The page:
Does your pot smoking matter in your medical malpractice case?

Recently I have had a number of clients call about medical malpractice cases add the following caveat: “Does my occasional pot smoking hurt my medical malpractice case?”

And up until last week I would say: “I don’t think so. We can likely file a motion in limine to keep that out and the jury won’t know about it.”

Well, that used to be my response. The courts however have recently changed my thinking on the issue. In a local medical malpractice case the defense lawyer (meaning – lawyer for doctor / hospital) argued successfully to the judge and eventually the Supreme Court of Virginia, that the plaintiff’s (meaning victim of malpractice who filed a lawsuit) pot use was relevant to her claim for damages, pain and mitigation of damages. 

Smart lawyering there. Sadly. The defense lawyer did it in a very religious and conservative jurisdiction knowing that most jurors there were not smokers, not in favor of smoking, and likely a little judgy (ok – allot judgy!)  toward those who did. And what I fear is that the case establishes a precedent wherein every defense attorney will now argue that a patient’s recreational pot use is relevant in every medical malpractice case because it goes to pain and suffering, mitigation of damages, blah blah, etc., blah.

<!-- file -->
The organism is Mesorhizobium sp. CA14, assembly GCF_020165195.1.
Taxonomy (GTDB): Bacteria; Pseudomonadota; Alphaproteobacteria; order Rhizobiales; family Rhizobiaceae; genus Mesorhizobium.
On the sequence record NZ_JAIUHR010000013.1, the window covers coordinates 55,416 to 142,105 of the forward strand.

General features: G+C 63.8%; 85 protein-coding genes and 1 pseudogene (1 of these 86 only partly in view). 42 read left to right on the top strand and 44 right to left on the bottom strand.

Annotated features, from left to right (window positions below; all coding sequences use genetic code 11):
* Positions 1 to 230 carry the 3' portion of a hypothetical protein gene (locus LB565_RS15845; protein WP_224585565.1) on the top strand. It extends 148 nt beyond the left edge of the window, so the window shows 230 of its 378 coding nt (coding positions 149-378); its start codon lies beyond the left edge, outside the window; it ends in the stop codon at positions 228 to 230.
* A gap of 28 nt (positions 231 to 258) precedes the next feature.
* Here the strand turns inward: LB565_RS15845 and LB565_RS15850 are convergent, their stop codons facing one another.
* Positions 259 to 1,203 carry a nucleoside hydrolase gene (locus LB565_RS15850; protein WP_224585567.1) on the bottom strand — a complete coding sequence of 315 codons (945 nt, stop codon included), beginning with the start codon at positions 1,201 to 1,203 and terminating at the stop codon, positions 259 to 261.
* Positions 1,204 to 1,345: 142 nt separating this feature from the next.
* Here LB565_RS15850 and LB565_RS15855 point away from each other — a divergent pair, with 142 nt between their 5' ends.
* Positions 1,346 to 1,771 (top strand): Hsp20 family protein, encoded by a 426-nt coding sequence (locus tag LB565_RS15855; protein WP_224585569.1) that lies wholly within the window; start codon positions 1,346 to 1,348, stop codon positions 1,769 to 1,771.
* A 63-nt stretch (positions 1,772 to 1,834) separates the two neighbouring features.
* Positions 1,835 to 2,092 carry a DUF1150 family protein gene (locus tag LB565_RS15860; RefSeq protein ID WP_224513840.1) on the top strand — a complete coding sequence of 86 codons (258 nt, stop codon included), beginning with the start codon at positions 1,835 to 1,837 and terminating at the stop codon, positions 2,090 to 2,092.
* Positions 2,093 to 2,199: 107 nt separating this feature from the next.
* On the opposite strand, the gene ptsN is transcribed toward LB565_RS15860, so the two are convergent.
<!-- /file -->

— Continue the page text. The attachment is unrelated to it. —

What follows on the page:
I am constantly amazed (yes I live in a non pot smoking bubble) how many people smoke. My mother who suffers from MS has been told by a number of strangers that she should smoke or eat or somehow get the weed to help with her MS. As debates rage on in various states about medical marijuana one things is clear – this issue is far from being over, totally decided and will likely impact the value of my client’s cases in the future.

How you might ask does pot smoking effect case value? Well, here is my prediction. 

DEFENSE LAWYER WANTS JURY TO KNOW YOU SMOKE POT IN VIRGINIA – because it’s against the law. And they want the jury to see you as a non-law abiding citizen. Someone who thinks the rules don’t apply and someone who is willing to break the rules and commit a crime. Why? Because jurors are more likely to give that crime committing pot head less money, or no money as the case may be. 

So, I’ve changed my answer. YES. Your pot smoking does effect the value of your case. Now let’s wrestle with that for a few years and see what happens. 

 

 

Lauren Ellerman

Lauren Ellerman

In 2011, Lauren Ellerman was named "Young Lawyer of the Year" by the Roanoke Bar Association for her work in the community. To speak with Lauren about your personal injury case, contact her at lellerman@frithlawfirm.com.